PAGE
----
Every one person who trusts you will spread the word of that trust to at least a few of their associates, and word of your character will spread like wildfire. The value of the trust others have in you is far beyond anything that can be measured. For entrepreneurs it means investors that are willing to trust them with their money. For employees it means a manager or a boss that is willing to trust them with additional responsibility and growth opportunities. For companies it means customers that trust giving them more and more business. For you it means having an army of people that are willing to go the extra mile to help you because they know that recommending you to others will never bring damage to their own reputation of integrity. Yes, the value of the trust others have in you goes beyond anything that can be measured because it brings along with it limitless opportunities and endless possibilities.
Contrast that with the person who cannot be trusted as a person of integrity. Warren Buffet, Chairman and CEO of Berkshire Hathaway BRK.A +% said it best:, “In looking for people to hire, look for three qualities: integrity, intelligence, and energy. And if they don’t have the first one, the other two will kill you.” A person’s dishonesty will eventually catch up to them. It may not be today, and it may not be for many years, but you can rest assured that at some point there will always be a reckoning.
A word of advice to those who are striving for a reputation of integrity: Avoid those who are not trustworthy. Do not do business with them. Do not associate with them. Do not make excuses for them. Do not allow yourself to get enticed into believing that “while they may be dishonest with others, they would never be dishonest with me.” If someone is dishonest in any aspect of his life you can be guaranteed that he will be dishonest in many aspects of his life. You cannot dismiss even those little acts of dishonesty, such as the person who takes two newspapers from the stand when they paid for only one. After all, if a person cannot be trusted in the simplest matters of honesty then how can they possibly be trusted to uphold lengthy and complex business contracts?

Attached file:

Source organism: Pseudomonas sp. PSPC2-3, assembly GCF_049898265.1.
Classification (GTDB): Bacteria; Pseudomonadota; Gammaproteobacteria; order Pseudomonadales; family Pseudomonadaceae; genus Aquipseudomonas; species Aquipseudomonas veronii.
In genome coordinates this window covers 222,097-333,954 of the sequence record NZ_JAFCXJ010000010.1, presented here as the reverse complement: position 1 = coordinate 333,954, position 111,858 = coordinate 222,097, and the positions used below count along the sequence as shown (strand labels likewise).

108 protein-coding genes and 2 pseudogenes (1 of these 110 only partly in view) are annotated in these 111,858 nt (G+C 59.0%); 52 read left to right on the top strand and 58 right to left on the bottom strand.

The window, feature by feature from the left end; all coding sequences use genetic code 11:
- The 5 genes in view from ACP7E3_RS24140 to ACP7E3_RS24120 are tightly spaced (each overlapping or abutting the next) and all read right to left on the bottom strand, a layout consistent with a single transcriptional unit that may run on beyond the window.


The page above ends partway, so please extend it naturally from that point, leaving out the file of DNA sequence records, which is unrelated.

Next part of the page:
It is important to realize that others pay attention to those you have chosen to associate with, and they will inevitably judge your character by the character of your friends. Why is that? It is best explained by a quote my father often says when he is reminding me to be careful of the company I am keeping: “When you lie down with dogs you get fleas.” Inevitably we become more and more like the people we surround ourselves with day to day. If we surround ourselves with people who are dishonest and willing to cut corners to get ahead, then we’ll surely find ourselves following a pattern of first enduring their behavior, then accepting their behavior, and finally adopting their behavior. If you want to build a reputation as a person of integrity then surround yourself with people of integrity.Success Will Come and Go, But Integrity Is Forever
Posted by Mrs. Hubbard at 6:53 AM
Saturday, November 7, 2015
OK, I admit it, I'm 60 years old. I've been a clinical laboratorian and a schoolteacher all of my life. I worked in a bacteriology lab as well as many of the other labs in hospitals and for The Office of Laboratory Services for the State of Florida. This book is so well written, designed, and laid out; I think middle school and high school students would love it. College students, you could also use this book for not only a broad-spectrum (ha ha) of human pathogens, but for all the fun little trivial facts that make this so interesting. As a former gifted teacher, I know precocious fourth and fifth graders would love all the fascinating little factoids. The contents are set up so that you can read about the pathogen you're interested in, but I found myself reading it page by page, cover to cover, over two weeks, just soaking it all in and enjoying it. It's a great introduction to public health and some of the challenges we face as a planet. It's a great book to have around. I will probably buy a copy for my granddaughter who is nine and reads on a middle school level. If you have a little scientific researcher in your family, I would highly recommend purchasing this book, because your child will go back to the book time and time again through middle and high school. I can imagine the sides of Dr. Gardy's notebooks teaming with adorable little personified germs with a plan to share all of this cool stuff with kids, young and old, someday. It is illustrated by Josh Holinaty, and the layout in the book is so attractive. It really IS catching!
Posted by Mrs. Hubbard at 6:33 PM